Saturday, 09 September 2017

Ben Webster - Live at Jazzhus Montmartre Copenhagen Vol. 1

  • Category: Top Products
  • Published on Saturday, 16 August 2014 06:10
  • Written by Super User
  • Hits: 232
Total Length: 55:91

Sunday - 4.08 
That's All - 6.16
Gone With the Wind - 5.56 
Over the Rainbow - 5.36 
Indiana - 5.56
Misty - 3.34 
Our Love Is Here to Stay - 6.37 
My Romance - 6.47 
Blues for Herlud - 5.28 
Londonderry Air - 4.38 
Set Call (The Theme) - 3.37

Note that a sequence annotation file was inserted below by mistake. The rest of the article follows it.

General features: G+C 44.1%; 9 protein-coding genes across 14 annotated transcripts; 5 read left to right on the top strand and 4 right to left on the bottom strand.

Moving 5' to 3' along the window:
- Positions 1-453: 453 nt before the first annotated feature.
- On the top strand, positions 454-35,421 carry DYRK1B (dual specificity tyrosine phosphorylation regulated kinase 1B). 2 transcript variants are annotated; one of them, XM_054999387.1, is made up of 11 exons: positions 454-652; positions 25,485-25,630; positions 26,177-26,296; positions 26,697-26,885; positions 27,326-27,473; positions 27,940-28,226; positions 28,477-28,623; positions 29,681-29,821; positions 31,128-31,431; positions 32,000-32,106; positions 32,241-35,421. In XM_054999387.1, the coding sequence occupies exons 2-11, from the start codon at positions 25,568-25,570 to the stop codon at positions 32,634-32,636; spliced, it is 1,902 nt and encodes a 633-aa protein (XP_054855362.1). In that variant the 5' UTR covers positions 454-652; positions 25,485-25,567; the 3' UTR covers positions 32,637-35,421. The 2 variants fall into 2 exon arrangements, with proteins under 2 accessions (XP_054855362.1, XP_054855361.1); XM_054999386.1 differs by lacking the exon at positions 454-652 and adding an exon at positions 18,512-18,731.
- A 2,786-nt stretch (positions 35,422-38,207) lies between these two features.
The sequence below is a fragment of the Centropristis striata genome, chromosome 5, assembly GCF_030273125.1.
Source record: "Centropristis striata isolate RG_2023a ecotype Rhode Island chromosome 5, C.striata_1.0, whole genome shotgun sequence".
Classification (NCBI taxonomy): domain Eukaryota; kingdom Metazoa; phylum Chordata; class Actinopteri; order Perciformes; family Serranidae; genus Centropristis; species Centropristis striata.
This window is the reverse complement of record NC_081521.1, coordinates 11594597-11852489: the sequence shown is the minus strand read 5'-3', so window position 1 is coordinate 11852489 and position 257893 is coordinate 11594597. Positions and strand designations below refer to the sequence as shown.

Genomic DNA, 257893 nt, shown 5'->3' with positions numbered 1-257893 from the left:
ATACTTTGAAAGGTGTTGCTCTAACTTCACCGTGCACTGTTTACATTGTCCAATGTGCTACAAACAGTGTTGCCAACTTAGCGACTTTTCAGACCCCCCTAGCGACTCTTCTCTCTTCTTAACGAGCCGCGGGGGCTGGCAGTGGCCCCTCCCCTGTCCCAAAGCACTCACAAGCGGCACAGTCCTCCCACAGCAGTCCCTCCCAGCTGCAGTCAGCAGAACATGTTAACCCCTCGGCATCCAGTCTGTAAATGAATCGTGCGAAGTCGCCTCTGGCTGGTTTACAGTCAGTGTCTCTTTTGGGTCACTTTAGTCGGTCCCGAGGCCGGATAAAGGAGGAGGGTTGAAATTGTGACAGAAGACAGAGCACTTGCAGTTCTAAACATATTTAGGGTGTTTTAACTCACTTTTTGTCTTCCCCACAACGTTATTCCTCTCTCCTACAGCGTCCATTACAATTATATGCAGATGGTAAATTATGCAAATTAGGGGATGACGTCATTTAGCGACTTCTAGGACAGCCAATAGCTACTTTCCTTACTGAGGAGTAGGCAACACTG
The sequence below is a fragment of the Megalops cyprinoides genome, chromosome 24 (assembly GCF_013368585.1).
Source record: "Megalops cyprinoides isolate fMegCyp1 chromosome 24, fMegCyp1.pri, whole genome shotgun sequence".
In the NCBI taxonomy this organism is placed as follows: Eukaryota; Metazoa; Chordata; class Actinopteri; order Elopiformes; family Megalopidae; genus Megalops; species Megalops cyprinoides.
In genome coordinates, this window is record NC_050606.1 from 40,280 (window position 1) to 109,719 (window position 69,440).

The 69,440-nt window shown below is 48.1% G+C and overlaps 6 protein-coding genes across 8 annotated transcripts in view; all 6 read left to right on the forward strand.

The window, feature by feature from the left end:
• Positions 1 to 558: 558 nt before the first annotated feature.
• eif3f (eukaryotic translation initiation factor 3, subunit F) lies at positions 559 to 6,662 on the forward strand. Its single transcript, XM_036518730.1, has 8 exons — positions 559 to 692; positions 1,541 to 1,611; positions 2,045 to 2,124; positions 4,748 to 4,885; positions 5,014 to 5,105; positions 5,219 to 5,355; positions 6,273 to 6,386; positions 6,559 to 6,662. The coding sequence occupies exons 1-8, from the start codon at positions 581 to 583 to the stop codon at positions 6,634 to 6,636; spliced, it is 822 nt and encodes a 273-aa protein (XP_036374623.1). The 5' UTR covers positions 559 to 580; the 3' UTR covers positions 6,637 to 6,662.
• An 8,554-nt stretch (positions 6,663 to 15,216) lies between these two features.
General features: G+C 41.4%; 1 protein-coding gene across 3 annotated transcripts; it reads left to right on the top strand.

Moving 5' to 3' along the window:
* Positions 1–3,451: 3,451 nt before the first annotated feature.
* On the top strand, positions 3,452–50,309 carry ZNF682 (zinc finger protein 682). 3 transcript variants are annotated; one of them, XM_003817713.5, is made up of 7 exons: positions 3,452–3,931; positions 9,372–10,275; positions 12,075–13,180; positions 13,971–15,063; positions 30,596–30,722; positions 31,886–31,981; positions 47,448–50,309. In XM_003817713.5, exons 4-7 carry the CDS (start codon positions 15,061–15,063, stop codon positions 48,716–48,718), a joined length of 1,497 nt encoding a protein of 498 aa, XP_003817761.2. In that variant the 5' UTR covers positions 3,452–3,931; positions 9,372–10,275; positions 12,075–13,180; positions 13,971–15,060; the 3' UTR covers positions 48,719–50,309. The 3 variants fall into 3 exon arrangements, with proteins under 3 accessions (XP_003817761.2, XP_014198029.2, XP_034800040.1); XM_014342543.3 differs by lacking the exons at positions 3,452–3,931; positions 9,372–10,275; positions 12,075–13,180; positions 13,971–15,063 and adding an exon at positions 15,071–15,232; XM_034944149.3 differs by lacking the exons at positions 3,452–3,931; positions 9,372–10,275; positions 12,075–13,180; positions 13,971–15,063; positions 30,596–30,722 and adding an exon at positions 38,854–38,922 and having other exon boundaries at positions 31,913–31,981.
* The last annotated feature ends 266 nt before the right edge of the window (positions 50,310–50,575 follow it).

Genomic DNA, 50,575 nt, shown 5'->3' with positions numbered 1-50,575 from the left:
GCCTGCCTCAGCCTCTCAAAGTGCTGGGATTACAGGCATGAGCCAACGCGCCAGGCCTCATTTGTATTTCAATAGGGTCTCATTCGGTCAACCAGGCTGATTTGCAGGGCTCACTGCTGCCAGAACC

Ben Webster was born in Kansas City and he grew into one of the giants of tenor saxophone, along with Coleman Hawkins and Lester Young. A self-taught musician, He developed a distinctive, immediately recognizable sound, though his raspy, gruff sound on uptempo songs contrasted with his rhapsodic, breathy, tender ballad features. Webster was also an accomplished stride pianist, though he wasn’t recorded besides some informal tapes made by bassist Milt Hinton. During his early career, he was worked in bands led by Bennie Moten, Andy Kirk, Cab Calloway, Fletcher Henderson, Benny Carter, Stuff Smith, Roy Eldridge and Benny Carter. Webster worked briefly with Duke Ellington in the mid-1930s as well, though his star rose prominently when he rejoined the pianist in early 1940, where he became one of his top soloists. By the time he left Ellington a few years later, though he briefly returned in 1948, he was forever connected to jazz standards like “Cotton Tail,” “Chelsea Bridge” and “Conga Brava.” Webster would go on to record with Dizzy Gillespie, Gerry Mulligan and Billie Holiday, while he began recording and touring as a leader, along with participating in many of Norman Granz’ Jazz at the Philharmonic tours and related all-star jam session record dates, especially a memorable meeting with pianist Art Tatum. After both his mother and grandmother died in the early 1960s, Webster left for a gig in Holland in 1964 and never returned to the U.S., abruptly canceling his appearance at the Newport Jazz Festival at the last minute. He found plenty of work and fans, settling in Denmark, where he died at the age of 64 in 1973.

 
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